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David City considers relocating to US Bank building

David City considers relocating to US Bank building

David City offices 1

David City's newly-hired Recreation Coordinator Will Reiter, left, and Building Inspector Mike Payne, right, currently share an office due to a lack of space in the building that houses city offices.

The City of David City is considering purchasing and moving city offices into the building that formerly housed the U.S. Bank in town, 490 E St.

Mayor Alan Zavodny said it's a convenient location right in the middle of downtown. The building that currently houses city offices, 557 N. Fourth St., is getting cramped.

There's not enough space to put in a new filing cabinet, which is necessary to store hard copies of city council meeting minutes. Also, newly-hired Recreation Director Will Reiter and Building Inspector Mike Payne share a desk.

City Clerk Tami Comte said the building had plenty of space for David City's three-and-a-half city employees when city offices moved there in 1999.

Two decades and twice as many employees later, Comte said, and they've run out of room to grow.

"It's not like I'm 100% against this. I have some concerns," Janis Cameron said to The Banner-Press. 

David City offices 2

City Clerk Tami Compte said David City's city offices need space to grow with the community. They don't have that right now, she said.

Cameron is a longtime David City resident. She said she has been attending city council meetings regularly for approximately 20 years.

Cameron said she has been watching the meetings over Zoom since the pandemic started, but showed up in person to the City Council of David City's Jan. 27 meeting.

When it came time for discussion on the meeting's seventh agenda item, "consideration of an offer to purchase the former U.S. Bank building," Cameron stepped up to the microphone in the basement of the David City Municipal Building, 699 Kansas St.

"The biggest question I have is, how they are going to pay for it?" Cameron said to The Banner-Press.

She posed the same question at the Jan. 27 city council meeting.

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City Clerk Tami Compte said the city is running out of space to store hard copies of city records.

"The city has done really well financially because the council has been really stringent with the way it spends money. We have a healthy reserve fund that's set aside and we can handle this expense," City Administrator Clayton Keller said at the meeting.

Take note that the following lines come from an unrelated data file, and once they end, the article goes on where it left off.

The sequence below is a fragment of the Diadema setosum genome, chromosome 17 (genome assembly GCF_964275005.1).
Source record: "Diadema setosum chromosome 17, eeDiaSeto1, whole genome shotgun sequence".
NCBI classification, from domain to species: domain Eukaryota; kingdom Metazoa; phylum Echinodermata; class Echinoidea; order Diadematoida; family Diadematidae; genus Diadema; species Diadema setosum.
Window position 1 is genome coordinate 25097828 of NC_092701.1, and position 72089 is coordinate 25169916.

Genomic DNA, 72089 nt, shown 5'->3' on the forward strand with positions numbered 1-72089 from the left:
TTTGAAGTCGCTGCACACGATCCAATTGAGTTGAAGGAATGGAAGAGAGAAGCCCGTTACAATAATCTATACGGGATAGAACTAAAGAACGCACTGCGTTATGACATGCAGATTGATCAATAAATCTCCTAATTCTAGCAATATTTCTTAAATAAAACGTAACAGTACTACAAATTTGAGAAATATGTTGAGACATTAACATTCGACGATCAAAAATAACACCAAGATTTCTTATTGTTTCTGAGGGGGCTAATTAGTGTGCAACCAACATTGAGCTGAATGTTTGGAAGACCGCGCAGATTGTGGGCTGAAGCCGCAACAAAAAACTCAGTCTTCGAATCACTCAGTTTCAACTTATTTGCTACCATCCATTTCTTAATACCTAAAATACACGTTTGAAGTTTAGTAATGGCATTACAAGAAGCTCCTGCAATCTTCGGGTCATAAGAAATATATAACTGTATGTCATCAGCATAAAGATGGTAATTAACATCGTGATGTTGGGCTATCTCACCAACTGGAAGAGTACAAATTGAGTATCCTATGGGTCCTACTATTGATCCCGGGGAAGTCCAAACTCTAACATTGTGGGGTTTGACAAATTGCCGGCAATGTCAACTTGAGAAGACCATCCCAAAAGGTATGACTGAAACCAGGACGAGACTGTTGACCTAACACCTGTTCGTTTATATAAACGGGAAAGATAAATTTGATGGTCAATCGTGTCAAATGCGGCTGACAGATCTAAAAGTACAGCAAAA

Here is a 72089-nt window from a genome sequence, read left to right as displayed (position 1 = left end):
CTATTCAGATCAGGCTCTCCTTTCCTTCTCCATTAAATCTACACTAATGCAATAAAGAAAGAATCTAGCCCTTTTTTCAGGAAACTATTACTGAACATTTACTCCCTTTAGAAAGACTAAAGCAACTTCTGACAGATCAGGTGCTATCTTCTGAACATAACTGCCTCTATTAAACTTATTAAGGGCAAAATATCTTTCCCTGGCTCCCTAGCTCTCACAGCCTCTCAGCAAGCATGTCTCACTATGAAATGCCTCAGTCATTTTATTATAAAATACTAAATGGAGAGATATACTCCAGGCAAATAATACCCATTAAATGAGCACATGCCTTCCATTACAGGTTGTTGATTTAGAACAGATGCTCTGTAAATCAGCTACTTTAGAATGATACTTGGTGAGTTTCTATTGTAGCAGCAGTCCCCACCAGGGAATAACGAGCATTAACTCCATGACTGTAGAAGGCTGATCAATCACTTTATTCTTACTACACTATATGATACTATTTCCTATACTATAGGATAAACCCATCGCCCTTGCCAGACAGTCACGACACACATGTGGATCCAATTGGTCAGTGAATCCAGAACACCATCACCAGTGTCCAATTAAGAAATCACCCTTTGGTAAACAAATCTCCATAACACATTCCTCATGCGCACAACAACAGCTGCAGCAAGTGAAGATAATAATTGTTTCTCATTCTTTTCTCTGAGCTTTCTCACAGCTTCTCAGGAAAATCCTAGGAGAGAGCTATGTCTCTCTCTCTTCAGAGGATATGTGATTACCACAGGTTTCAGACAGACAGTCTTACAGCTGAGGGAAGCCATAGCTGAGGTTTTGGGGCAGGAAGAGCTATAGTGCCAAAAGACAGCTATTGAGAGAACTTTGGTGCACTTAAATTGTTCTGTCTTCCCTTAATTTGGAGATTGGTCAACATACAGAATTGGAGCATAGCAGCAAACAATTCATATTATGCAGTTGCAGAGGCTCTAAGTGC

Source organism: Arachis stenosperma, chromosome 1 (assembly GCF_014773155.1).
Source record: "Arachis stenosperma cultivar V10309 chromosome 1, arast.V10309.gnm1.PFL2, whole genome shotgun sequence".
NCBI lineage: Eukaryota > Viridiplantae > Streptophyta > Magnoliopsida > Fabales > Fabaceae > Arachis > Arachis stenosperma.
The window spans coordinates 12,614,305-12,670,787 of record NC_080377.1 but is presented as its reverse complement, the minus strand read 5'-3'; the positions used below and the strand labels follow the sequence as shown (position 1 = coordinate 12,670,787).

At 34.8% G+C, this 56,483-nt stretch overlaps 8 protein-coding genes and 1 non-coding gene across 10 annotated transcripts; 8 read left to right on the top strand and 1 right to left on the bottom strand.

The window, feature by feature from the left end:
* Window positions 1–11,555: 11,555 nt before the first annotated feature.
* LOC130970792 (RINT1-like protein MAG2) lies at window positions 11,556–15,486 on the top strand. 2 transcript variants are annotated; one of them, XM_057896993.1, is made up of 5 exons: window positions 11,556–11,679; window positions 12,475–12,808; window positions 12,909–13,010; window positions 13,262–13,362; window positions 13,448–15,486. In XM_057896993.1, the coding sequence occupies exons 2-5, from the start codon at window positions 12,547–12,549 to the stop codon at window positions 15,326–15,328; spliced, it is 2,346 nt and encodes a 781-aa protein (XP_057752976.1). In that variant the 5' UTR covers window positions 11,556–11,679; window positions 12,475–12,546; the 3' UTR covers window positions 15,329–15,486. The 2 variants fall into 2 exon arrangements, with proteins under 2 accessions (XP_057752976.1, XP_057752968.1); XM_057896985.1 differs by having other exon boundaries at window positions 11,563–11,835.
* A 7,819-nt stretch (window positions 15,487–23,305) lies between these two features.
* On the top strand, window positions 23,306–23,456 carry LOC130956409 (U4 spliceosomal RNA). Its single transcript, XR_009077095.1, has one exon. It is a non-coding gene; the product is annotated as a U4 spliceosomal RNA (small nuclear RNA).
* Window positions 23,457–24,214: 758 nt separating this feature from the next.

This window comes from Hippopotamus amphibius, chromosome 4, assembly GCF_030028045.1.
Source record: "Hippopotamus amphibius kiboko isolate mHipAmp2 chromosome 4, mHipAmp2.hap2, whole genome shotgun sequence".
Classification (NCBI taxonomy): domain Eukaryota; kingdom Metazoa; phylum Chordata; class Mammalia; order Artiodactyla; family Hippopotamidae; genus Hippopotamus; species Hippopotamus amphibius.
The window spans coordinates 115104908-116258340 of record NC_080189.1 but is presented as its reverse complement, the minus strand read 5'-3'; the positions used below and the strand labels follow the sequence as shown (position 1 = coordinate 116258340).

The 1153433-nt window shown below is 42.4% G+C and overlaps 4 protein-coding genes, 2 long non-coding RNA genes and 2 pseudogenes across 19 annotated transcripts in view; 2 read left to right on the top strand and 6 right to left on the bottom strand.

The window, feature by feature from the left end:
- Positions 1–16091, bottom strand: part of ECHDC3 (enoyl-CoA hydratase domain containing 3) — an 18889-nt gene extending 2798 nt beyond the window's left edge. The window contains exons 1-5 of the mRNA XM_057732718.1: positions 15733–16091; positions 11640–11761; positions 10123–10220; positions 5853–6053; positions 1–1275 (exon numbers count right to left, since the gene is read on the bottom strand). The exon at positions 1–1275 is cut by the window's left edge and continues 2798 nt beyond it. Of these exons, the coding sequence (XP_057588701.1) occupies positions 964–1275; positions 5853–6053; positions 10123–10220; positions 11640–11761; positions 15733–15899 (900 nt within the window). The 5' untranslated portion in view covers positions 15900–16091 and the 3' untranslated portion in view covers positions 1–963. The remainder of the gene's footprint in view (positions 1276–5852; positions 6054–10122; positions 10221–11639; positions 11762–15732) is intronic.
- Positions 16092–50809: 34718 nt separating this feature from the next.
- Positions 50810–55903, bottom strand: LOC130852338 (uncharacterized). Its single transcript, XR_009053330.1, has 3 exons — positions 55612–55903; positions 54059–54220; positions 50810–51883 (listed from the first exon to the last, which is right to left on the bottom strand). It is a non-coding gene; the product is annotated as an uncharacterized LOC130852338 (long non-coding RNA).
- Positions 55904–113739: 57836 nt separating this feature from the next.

Cameron said it was her understanding that the reserve fund was meant for unforeseen and unavoidable expenses, such as infrastructure repairs after a natural disaster.

"That is what a reserve is for," Keller said. "According to state standards, we have a little too much in our reserves, so this would actually help to get us below where the state would like us to be."

But Cameron raised other points.

Instead of a new building, she said, they could spend that money on several other city projects, which include workforce housing development, road improvements, water and wastewater infrastructure and nuisance abatement.

"Is this a good priority for the money when so much else needs to be done in town?" Cameron said at the meeting.

The condition of the U.S. Bank building is also a point of concern.

Before the meeting, several council members had already taken a walk through the structure. 

"I'm not sold on it completely … with the rotting framework upstairs, with the skylights that they boarded up. If you look closely, there are studs that need to be replaced because they're rotting from water damage and downstairs the skylight is leaking as well," Council Member Jessica Betzen-Miller said.

Others listed more issues. There's water damage. Some of the windows need to be looked at. The second floor isn't handicap accessible. A sprinkler system may need to be installed.

"It needs a new roof," Cameron added.

On the other hand, Zavodny said, the price per square foot can't be beat.

Keller said a plumber and electrician have already been through the building and have given it a preliminary all-clear. As of the Jan. 27 meeting, the city hadn't had a roofer or contractor in to take a look at it.

The city doesn't yet know what the cost of any renovations might be.

Concerns also came up about the need to get the building independently appraised before making an offer to buy it.

Council member Bruce Meysenburg asked about the possibility of wrapping some of the repair costs into the deal to purchase the building.

At the meeting, Cameron suggested waiting 90 days to decide on the purchase.

In the end, the council tabled the item until its next meeting at 7 p.m. on Feb. 10, when it hopes to have an appraisal of the building's value and estimates for some of the repairs and renovations.

Molly Hunter is a reporter for The Banner-Press. Reach her via email at


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